I’m sometimes asked why we do not refer to God as a “family.” Isn’t that term appropriate, given that there is a Father and a Son who are bringing “many sons to glory”? My answer is that whereas the analogy of God as a family works at some levels, we must be very careful because it can lead in directions that distort the biblical revelation of the one God who is Father, Son and Holy Spirit.
The analogy of God as a family can be used in a limited way to indicate that just as there are relationships between family members, there are relationships in the triune God. However this analogy is easily misunderstood as indicating that just as in a family there are separate persons who each have their own being, so God is made up of persons with separate beings.
But that is not the case. What is true of human relationships in families is not necessarily true of God, who is not a creature. While there is a triune relationship within God’s one being, that relationship is not between separate beings. The three “persons” of the Trinity, through their absolutely unique relationships, constitute the one being of God in a way that is quite unlike a human family.
The uncreated God cannot be explained in terms of a created human family. Trying to do so amounts to mythology and even idolatry.
Most of us probably are familiar with the Hebrew word Elohim. It is one of several names used for God in the Old Testament. Some people claim that Elohim is a “uniplural” noun—like the noun “family.” Following this line of reasoning, they erroneously conclude that there are two separate Gods (Father and Son), comprising a “God family.”
From the Akkadians and Egyptians to the Greeks and Romans, pagan religions have taught a plurality (pantheon or family) of gods. The Greeks even constructed a family tree for their pantheon.1 This pagan conception is known as polytheism (many gods, like the pantheon of Egyptian gods pictured below), or bitheism or ditheism in the case of two gods.
In contrast to the polytheistic misconceptions of paganism, God revealed himself to Israel as one (single, exclusive) God. He commanded his people: “You shall have no other gods before me” (Exodus 20:3). “Before me” is literally, “before my face”—a Hebrew idiom meaning “beside me” or “in addition to me.”2 Though Elohim is a plural noun, it was never understood as a reference to many gods, and certainly not a reference to a family of gods.
The pantheon of gods in pagan religions ruled the realm of the gods, the supernatural and, ultimately, the human world. Typically one of these gods was designated head of the pantheon and, like the other gods, would have at least one consort (female partner). But God forbade Israel to think of him in these polytheistic and sexual terms. Yahweh definitely is not the head of a pantheon. He has no consort. There are no other gods in his presence.3 Therefore, Moses proclaimed: “Hear, O Israel, the LORD [Yahweh] our God [Elohim], the LORD [Yahweh] is one” (Deuteronomy 6:4).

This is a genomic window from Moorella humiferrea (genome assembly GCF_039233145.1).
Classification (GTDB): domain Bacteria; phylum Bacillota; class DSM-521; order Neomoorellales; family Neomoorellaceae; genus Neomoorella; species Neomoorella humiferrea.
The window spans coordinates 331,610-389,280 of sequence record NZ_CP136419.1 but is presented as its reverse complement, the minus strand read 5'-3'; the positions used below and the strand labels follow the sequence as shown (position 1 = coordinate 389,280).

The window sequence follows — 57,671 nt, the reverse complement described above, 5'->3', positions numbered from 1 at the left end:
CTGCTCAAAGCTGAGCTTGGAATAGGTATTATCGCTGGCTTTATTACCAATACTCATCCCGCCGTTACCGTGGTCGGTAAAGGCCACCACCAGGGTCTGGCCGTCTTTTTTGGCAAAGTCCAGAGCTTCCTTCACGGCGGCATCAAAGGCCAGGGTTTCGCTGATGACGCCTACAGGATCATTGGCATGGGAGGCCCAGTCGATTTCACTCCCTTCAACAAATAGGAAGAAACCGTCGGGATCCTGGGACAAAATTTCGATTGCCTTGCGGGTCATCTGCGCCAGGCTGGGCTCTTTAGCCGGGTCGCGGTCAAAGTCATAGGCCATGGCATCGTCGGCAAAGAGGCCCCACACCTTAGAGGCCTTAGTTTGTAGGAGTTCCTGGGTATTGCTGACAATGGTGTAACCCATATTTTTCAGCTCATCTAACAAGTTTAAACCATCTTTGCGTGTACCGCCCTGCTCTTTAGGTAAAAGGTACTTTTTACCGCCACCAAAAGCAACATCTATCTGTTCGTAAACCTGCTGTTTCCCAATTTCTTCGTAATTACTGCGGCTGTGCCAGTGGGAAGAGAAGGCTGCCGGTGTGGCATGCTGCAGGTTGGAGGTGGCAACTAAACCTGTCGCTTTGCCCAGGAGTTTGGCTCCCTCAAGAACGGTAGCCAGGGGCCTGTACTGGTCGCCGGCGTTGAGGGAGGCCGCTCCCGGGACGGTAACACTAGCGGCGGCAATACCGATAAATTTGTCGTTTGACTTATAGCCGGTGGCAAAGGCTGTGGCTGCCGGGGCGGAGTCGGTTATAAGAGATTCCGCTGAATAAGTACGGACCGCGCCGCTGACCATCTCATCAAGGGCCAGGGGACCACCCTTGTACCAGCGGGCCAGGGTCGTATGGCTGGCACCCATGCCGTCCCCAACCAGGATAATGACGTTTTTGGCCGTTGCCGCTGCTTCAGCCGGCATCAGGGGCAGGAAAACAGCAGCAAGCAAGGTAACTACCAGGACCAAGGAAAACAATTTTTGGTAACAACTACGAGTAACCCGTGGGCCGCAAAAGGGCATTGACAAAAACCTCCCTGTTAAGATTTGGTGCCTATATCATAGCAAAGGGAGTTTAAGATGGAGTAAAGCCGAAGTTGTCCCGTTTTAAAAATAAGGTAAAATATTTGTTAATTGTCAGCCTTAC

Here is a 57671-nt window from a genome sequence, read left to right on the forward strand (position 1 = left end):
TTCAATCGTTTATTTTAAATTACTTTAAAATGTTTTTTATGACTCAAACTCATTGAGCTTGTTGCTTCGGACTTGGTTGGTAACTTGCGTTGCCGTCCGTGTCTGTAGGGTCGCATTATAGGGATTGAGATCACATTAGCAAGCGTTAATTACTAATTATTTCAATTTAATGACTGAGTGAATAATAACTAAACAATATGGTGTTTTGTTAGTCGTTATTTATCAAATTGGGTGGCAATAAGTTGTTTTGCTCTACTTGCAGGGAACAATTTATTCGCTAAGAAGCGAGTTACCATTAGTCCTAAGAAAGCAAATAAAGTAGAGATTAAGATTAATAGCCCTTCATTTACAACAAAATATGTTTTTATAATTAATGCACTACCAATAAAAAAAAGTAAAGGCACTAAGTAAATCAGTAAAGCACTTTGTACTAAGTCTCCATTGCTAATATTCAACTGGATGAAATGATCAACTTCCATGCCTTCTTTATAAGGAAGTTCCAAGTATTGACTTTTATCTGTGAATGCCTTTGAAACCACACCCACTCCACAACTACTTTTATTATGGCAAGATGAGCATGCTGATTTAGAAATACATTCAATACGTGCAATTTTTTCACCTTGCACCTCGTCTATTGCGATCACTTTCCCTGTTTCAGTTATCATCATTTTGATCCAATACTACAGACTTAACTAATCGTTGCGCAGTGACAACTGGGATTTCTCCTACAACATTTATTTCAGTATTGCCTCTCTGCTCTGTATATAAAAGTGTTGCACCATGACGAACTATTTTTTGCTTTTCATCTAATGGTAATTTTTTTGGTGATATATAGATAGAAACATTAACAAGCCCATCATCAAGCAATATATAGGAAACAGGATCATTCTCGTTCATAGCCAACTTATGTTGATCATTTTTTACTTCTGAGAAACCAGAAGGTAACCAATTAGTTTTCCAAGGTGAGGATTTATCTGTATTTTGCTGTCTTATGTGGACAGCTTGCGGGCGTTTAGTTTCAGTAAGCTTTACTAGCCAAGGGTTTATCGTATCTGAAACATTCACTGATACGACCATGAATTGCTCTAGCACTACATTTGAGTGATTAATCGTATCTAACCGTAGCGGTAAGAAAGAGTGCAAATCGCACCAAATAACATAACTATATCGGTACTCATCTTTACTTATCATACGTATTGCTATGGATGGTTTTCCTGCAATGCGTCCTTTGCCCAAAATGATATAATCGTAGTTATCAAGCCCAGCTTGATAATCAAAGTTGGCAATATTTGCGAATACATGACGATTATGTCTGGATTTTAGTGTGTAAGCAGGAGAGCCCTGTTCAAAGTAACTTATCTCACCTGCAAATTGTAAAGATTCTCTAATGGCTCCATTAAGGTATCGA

Old Testament Hebrew does not support the idea of a “God family.” The nouns used for God’s names and titles are coupled with singular verbs. For example, it is said in Genesis 2:7 that “the Lord [Yahweh—a singular noun] God [Elohim—a plural noun] formed [a singular verb] a man from the dust of the ground.” Though Elohim is a plural noun, the Bible almost always couples it with a singular verb.
Note, however, that while emphasizing the unity and uniqueness of one God, Elohim does allow for the idea of a plurality of persons in the one Godhead. We see this hinted at in Genesis 1:2, 26: “Now the earth was formless and empty, darkness was over the surface of the deep, and the Spirit of God was hovering over the waters…. Then God said, ‘Let us make mankind in our image, in our likeness…’“ This rich linguistic character of Elohim is found only in Hebrew and in no other Semitic languages—not even in Biblical Aramaic.4
Note also that, as is true in the English language, Hebrew has both singular and plural nouns. However, quite unlike English, Hebrew is able to specify singular, dual and plural meanings for nouns.  For example, in the Old Testament, God is named Eloah (a singular noun) 57 times; he is named Elohim (a plural noun referring to three or more) 2570 times; and he is named Elohiam (a plural noun referring to two) exactly zero times.
The nature and usage of the plural noun Elohim in biblical Hebrew, taken together with the singular verbs that are coupled with it, while allowing for the possibility of some kind of plurality in God, does not allow for separate beings who make up a pantheon (family) of gods. When we add to this the Old Testament’s emphatic teaching that there is only one God, it becomes clear that our former teaching that God is a family of two separate Gods is not biblical. Even though the Hebrew Scriptures hint at a plurality of persons in the Godhead, the notion of there being two separate “god beings” is ditheism (a form of polytheism)—a belief expressly prohibited by God himself.
God is one being with a plurality of what we refer to as divine “persons.” This is why I say we should be very careful in saying that “God is a family.” The truth about the nature of God, which is only hinted at in the Old Testament, is revealed to us fully by Jesus Christ. Given that revelation, we can say with confidence that the Father, Son and Holy Spirit live in a loving, eternal relationship as one Triune God—a relationship in which, by grace, we have been included.
1 See the chart at http://en.wikipedia.org/wiki/Family_tree_of_the_Greek_gods.
2 H.D. Spence. The Pulpit Commentary: Exodus Vol. II. Logos Research Systems, S. 131.
3 Victor Harold Matthews; Mark W. Chavalas; John H. Walton. The IVP Bible Background Commentary: Old Testament. Electronic ed., S. Ex 20:3.
4 Gustav Oehler, Theology of the Old Testament, p. 88.
5 E. Kautzch, ed., Gesenius’ Hebrew Grammar, p. 244.